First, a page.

Japanese research group led by Professor Yasuhiko Minokoshi and Dr. Tetsuya Shiuchi, scientists at the National Institute for Physiological Sciences, NIPS, Japan, found that meals stimulated with sweet taste and motivated with its anticipation regularly activates "orexin" in the brain and it stimulates muscle glucose metabolism via the sympathetic nervous system, thereby reducing blood glucose level in mice. They report their finding in Cell Metabolism published on Dec 2, 2009.
The research group focused on the function of "orexin" neurons in brain. Orexin is a kind of brain hormones related to sleep/wakefulness and food intake. They found that orexin released in the brain from "orexin" neurons activates glucose metabolism in muscle but not adipose tissue in mice through the preferential activation of the sympathetic nervous system. Furthermore, they found that a pleasant meal with sweet taste stimulation and its anticipation activates orexin neurons and curbs the rise of blood glucose level by activating muscle metabolism via the sympathetic nervous system.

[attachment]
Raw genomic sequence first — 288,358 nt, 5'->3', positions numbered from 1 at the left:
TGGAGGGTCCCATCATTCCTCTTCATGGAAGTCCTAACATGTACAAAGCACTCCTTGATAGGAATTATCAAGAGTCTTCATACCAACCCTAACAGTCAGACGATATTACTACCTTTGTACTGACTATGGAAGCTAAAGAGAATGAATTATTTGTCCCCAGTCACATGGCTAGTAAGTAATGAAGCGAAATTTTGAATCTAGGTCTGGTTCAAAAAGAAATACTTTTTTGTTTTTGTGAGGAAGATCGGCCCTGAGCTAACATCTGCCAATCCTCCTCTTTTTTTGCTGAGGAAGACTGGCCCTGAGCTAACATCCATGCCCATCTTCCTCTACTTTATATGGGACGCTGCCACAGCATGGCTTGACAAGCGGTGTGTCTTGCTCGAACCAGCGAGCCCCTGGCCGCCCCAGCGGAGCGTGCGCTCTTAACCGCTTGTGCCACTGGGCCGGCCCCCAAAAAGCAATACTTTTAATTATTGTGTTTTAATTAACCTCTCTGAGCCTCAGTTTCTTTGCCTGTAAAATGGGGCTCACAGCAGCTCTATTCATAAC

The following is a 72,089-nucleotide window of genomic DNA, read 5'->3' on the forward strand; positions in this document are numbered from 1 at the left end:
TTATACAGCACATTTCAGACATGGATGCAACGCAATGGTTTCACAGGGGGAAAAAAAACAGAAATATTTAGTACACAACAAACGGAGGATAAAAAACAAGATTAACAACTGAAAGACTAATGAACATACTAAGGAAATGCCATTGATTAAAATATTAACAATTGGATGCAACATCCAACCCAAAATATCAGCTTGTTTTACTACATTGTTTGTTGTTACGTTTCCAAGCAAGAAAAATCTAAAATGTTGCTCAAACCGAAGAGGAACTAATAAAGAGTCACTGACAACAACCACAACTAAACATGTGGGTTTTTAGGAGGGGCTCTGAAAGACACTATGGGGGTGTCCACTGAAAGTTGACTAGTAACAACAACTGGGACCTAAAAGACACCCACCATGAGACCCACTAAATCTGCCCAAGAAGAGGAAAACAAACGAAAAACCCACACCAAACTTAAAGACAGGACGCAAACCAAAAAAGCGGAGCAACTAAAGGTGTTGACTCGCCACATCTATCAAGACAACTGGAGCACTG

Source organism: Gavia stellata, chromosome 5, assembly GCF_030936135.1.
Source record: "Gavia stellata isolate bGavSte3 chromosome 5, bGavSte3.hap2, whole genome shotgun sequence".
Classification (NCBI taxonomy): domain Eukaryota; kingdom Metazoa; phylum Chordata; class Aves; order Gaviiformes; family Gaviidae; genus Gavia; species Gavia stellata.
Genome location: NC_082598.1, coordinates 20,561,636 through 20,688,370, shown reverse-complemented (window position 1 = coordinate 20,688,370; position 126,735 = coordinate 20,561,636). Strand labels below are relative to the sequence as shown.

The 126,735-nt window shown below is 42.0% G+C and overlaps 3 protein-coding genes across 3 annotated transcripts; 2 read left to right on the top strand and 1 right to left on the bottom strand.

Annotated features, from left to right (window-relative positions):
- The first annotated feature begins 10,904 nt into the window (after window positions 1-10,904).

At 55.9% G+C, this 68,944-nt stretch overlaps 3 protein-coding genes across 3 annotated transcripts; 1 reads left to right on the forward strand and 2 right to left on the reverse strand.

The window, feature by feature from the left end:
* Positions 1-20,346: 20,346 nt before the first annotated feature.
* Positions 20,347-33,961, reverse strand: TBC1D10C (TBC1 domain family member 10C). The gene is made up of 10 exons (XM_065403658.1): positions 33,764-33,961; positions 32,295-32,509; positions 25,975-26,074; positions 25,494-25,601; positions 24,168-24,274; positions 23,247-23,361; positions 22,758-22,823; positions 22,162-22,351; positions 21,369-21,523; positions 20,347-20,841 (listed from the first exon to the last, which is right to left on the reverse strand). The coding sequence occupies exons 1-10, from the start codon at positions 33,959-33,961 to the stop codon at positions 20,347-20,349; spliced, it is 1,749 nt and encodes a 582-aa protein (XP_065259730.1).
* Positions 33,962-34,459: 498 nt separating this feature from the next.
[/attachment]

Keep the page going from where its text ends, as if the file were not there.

It is known that orexin plays an important role in the regulation of sleep/wakefulness and autonomic nervous system in human as well as experimental animals. Therefore, this finding implies the strong relationship between habits of diet and our health. Pleasant meal with tasty foods (of course, not high calorie) and with family and friends may prevent hyperglycemia by activating orexin neurons. In contrast, irregular dietary habits, especially eating fast food just before sleeping, may cause hyperglycemia and possibly obesity. "Orexin neurons have been shown to decrease the activity at night. Thus, eating just before sleeping may not be able to activate orexin neurons effectively, then resulting in hyperglycemia", said Prof Minokoshi.
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